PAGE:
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Jacksonville Historical Society adds new membership level

Society welcomes teachers to use its resources for history classes.

           Recognizing that teachers throughout Duval County are tasked at this time of global health crisis with what may come to be remembered as a historic challenge in education, the Jacksonville Historical Society has added a new $25 membership level for educators, a 44 percent discount off its regular individual membership.

           While students have long enjoyed the same low membership fee, the Jacksonville Historical Society determined that opening its resources to teachers would provide a benefit to all, now and in the future. “Offering this membership is faithful to what we do, because education is the first premise in our mission statement,” said Alan Bliss, executive director. “We endeavor to ‘educate and inspire the greater Jacksonville community to value its history, by fostering understanding of how the region’s past shapes our present.’” Some local educators already access the Society’s resources for class projects, such as photos of the Jacksonville Landing, used for reference in a gingerbread creation last December by Drew Haramis’ third grade class at St. Mark’s Episcopal Day School.

The Jacksonville Landing
Third grade students from St. Mark’s Episcopal Day School created a gingerbread replica of the former Jacksonville Landing, demolished in early 2020.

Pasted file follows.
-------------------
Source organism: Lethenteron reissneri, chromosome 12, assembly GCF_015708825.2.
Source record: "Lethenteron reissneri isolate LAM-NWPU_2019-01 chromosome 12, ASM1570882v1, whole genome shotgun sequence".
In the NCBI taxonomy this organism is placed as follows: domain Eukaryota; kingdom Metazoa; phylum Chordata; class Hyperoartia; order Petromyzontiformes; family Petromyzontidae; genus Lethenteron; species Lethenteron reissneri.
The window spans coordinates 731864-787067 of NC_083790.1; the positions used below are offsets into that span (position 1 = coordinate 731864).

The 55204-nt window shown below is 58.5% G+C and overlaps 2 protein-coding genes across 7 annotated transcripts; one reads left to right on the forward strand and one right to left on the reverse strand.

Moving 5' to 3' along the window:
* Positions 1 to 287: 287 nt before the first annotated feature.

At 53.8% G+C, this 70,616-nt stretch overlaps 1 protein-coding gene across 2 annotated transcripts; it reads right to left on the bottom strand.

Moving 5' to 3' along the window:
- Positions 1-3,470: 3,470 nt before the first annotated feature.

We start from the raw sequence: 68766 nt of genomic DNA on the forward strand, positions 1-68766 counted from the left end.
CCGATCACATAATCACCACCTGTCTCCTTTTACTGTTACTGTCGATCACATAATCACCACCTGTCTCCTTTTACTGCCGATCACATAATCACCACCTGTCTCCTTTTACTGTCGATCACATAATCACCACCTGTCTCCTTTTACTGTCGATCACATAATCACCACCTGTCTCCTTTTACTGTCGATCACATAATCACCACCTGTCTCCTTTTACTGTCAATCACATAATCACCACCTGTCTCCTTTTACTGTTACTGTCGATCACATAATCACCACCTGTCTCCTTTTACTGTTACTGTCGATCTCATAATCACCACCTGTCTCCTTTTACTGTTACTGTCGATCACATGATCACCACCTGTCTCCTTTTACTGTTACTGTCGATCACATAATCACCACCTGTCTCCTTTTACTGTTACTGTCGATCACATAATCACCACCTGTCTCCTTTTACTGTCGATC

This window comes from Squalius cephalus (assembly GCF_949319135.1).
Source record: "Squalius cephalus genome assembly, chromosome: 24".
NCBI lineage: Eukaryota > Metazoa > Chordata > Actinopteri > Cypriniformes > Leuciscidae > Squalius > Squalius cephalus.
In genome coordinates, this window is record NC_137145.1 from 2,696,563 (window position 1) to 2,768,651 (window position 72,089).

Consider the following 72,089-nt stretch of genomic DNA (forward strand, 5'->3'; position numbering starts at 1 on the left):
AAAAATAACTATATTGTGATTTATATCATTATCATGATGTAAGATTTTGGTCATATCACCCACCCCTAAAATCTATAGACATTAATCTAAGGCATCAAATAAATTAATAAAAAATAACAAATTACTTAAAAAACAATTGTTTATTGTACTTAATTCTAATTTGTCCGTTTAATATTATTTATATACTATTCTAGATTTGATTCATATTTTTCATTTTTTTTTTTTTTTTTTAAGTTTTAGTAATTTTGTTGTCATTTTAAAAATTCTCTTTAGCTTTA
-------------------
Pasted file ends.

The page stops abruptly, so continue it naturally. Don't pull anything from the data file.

“The Jacksonville Historical Society is committed to working closely with our schools and enriching their learning experience,” said Mitch Hemann, senior archivist at JHS. “Most recently I was interviewed by several students at LaVilla School of the Arts on the history of the Great Fire of 1901. I’ve had students interview me over the phone, email and even FaceTime. I’m amazed and encouraged by their creativity, and it’s always a pleasure to work with them.”

            In February, students in Nancy Bethea’s advanced creative writing class at LaVilla reached out to the Society with a thoughtful list of questions for Hemann. At the top of the list was a question that has been echoed in stories about the COVID-19 pandemic: What effect did the Great Fire of 1901 have on our economy short- and long-term?

            In the collaborative journalistic piece, eight graders Dakota Ashton, Brianna Bugbee, and Georgia Witt noted “The Great Fire left 10,000 people homeless and tore apart more than 2,000 buildings. The economy was also affected harshly, with a great amount of money lost. After the fire, the population was about 30,000, but in less than three months the population rose by 5,000, and by 1910, it had doubled. With so many people moving in building permits were being granted. This was only the beginning of the rebuilding that is still happening today,” the students wrote. Click here to read their story.

            “Although we had to cut our journalism unit short due to the virus, the students were able to work with LaVilla’s history, interview people about LaVilla, and write in a journalistic style,” said Bethea.

Georgia Witt, Dakota Ashton and Brianna Bugbee, eighth grade students at LaVilla School of the Arts

           To become a member of the Jacksonville Historical Society, click here. Membership includes many benefits, including free admission to events, such as the monthly Speaker Series programs, the annual Gingerbread Extravaganza exhibit and Merrill House Museum tours, in addition to access to the archives and photo collections online and via staff assistance.

           Check out our online collections, visit the Research Tools page. Can’t find what you need? Send an email to and our archives staff will see how they can best assist you in teaching about Jacksonville history.

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